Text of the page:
Ushering in a new and consumer friendly regime in the sector, Prime Minister Manmohan Singh on Thursday flagged off nation-wide Mobile Number Portability, a service that allows subscribers to change service provider while retaining the number.
This would benefit over 700 million subscribers, both in GSM and CDMA categories in the country.
The new policy would force the operators to shift focus from acquiring new subscribers to retaining the existing ones.
All that a customer needs to do for changing his telecom operator is pay a maximum of Rs 19. He/she will get a new service provider within seven working days as per the guidelines of regulator TRAI.
"Till now, operators were competing to acquire new subscribers. But launch of MNP will force them to offer innovative and quality services to retain their subscribers," Singh said.
The Prime Minister marked the launch of the service by making a call to Telecom minister Kapil Sibal who was seated next to him.
MNP services were first launched in Haryana in November 2010 and according to industry estimates, less than 1% subscribers opted for changing their operators.
The Prime Minister said that the telecom sector acts as a catalyst for growth of other sectors of the economy.
"Today's development - launch of MNP - will go a long way in enhancing customer's satisfaction," he added.
With monthly addition of 15 million subscribers, India has achieved a teledensity of 65%.
The Indian telecom sector, which is the fastest growing in the world with the lowest tariffs, has grown from 33 million in March 2004 to about 750 million now.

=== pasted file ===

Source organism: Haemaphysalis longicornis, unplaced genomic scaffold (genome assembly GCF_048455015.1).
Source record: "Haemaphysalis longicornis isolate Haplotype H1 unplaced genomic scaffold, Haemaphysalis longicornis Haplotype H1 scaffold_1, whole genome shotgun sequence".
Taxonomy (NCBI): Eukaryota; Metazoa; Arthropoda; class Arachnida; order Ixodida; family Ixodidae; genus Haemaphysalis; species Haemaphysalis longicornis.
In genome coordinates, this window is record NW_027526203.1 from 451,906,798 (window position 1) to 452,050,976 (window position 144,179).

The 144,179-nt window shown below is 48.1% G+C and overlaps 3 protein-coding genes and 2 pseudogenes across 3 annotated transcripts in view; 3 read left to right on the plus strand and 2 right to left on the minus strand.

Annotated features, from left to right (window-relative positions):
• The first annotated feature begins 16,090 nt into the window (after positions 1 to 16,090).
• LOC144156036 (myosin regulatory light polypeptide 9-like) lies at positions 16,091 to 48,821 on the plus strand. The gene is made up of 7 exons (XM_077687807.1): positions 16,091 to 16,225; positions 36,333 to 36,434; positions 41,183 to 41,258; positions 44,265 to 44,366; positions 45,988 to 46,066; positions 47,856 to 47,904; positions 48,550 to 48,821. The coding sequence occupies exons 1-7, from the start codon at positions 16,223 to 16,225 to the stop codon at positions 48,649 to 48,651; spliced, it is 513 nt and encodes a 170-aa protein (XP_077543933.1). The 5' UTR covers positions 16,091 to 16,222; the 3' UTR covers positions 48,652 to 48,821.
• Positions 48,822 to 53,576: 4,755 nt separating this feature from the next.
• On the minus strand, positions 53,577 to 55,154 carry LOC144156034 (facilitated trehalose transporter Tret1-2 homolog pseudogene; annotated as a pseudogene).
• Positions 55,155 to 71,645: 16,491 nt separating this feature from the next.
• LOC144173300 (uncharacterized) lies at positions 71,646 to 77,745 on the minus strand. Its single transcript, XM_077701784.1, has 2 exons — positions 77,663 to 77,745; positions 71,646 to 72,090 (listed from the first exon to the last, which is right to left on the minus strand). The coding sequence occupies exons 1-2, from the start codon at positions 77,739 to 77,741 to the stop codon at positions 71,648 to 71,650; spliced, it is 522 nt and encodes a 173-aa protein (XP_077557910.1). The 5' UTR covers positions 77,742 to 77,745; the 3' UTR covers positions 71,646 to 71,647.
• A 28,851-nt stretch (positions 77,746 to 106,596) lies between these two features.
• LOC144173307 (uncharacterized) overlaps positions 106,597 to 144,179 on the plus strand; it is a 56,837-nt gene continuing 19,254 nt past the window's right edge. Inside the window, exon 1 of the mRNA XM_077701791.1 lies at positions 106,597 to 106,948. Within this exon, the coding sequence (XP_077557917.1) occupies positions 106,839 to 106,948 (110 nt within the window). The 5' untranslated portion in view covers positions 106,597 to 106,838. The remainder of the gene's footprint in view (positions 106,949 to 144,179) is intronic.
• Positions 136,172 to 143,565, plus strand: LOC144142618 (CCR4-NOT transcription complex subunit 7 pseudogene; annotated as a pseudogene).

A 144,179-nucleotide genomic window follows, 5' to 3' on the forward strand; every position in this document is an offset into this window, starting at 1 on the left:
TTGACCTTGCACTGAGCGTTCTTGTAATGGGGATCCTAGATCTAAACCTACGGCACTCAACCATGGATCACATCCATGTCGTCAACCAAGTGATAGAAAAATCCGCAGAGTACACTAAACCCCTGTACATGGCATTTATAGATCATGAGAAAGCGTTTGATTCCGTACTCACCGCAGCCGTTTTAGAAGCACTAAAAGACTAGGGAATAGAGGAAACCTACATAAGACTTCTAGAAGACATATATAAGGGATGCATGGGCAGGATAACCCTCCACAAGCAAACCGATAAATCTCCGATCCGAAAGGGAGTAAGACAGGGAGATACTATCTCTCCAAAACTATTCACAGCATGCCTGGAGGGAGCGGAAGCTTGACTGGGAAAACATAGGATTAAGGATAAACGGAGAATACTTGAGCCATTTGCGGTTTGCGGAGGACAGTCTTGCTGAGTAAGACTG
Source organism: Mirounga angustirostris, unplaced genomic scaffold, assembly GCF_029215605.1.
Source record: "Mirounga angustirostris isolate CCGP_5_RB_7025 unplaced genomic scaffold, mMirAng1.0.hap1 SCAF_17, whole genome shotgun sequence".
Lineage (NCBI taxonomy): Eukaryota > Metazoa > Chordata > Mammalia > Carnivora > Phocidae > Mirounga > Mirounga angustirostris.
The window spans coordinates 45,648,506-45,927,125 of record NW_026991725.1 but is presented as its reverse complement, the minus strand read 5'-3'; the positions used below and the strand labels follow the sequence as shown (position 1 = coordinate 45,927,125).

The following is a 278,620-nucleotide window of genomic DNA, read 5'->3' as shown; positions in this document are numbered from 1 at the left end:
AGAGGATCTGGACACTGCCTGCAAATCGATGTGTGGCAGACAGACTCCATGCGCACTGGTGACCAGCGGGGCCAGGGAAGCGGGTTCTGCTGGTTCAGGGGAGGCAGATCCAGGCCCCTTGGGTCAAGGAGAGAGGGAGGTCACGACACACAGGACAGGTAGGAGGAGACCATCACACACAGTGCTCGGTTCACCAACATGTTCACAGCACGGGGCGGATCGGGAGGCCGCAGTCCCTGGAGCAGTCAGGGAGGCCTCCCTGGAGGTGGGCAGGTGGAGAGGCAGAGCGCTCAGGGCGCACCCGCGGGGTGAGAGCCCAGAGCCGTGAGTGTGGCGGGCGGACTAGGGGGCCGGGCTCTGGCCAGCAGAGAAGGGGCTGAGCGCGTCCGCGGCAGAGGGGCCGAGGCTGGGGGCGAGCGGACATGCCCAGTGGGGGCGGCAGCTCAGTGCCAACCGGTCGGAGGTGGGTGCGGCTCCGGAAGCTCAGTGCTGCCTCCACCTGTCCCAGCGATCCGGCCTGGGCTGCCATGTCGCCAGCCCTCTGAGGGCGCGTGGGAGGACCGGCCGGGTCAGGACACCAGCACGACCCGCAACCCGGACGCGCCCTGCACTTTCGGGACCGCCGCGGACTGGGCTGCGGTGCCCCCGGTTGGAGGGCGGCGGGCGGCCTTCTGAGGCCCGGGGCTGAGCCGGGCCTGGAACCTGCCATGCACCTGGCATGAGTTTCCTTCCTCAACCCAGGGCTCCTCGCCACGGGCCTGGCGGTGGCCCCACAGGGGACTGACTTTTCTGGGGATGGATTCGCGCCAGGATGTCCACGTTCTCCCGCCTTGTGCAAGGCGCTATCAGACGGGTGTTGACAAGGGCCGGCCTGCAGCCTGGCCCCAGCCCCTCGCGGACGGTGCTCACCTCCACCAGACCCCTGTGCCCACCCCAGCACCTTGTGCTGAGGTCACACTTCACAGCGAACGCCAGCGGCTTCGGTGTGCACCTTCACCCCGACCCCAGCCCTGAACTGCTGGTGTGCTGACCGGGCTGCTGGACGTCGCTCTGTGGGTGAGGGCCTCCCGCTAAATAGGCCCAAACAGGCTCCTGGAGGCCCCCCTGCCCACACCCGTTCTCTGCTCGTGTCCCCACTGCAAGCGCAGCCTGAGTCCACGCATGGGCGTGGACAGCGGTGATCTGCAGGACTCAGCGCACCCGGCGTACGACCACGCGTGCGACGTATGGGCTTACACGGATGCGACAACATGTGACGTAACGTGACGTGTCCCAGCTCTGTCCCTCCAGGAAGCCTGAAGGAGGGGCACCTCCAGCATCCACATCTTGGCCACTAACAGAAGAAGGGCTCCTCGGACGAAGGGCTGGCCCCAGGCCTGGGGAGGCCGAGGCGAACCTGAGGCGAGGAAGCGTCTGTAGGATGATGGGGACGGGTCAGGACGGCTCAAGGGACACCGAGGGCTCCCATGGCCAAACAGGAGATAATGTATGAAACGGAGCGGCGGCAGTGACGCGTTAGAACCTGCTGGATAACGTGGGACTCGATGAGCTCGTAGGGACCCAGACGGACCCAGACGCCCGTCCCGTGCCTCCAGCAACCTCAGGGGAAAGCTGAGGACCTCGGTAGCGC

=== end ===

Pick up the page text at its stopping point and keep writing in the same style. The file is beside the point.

Telecom operators have welcomed the launch of MNP services, stating that the move will "liberate" subscribers from non-performing service providers.
Describing subscriber as a king, Sibal said the service would offer wide choice to customers.
"MNP will compel service providers to offer innovative, affordable and competitive tariff plans for the benefit of the masses," he said.
The minister said that the operators will have to make substantial investments in network, technology and processes to ensure continuous improvement of their "Quality of Service."
Though India has introduced MNP relatively late vis-a-vis other developed countries but at the same time it has been done by adopting the latest technology and methodology.
As of now the MNP services would be available within a circle, Sibal said. MNP, the consumer-friendly service, was mooted over two years ago and was supposed to be implemented by the end of 2009.
However, the schedule for implementation had to be deferred several times, owing to reasons ranging from the lack of preparedness of operators to delays in the appointment of an agency to oversee execution of the MNP project.
Customers will have to pay a maximum of Rs 19 to an operator to change their network and the new operator has the option to either waive the fee or reduce it.
However, a consumer will have to remain with one operator for a minimum period of three months in order to avail the MNP service.
Both pre-paid and post-paid consumers can use MNP.
The new option will bring about a much required change in the quality of services, as well as attitude of operators towards redressal of grievances in order to retain subscribers.
As per the eligibility criteria for MNP, customers must have cleared all their outstanding bills before making an application, as per the Department of Telecom (DoT).
It has also said the mobile number sought to be ported should not be sub judice and there should not be any pending request for change of ownership of the mobile number.
The DoT has claimed that the entire process of switching operators will take a maximum of seven days and subscribers may face disruption of services for about two hours during that period.
The one-time charge that needs to be paid by subscribers would differ from operator-to-operator, but the charge cannot exceed Rs 19.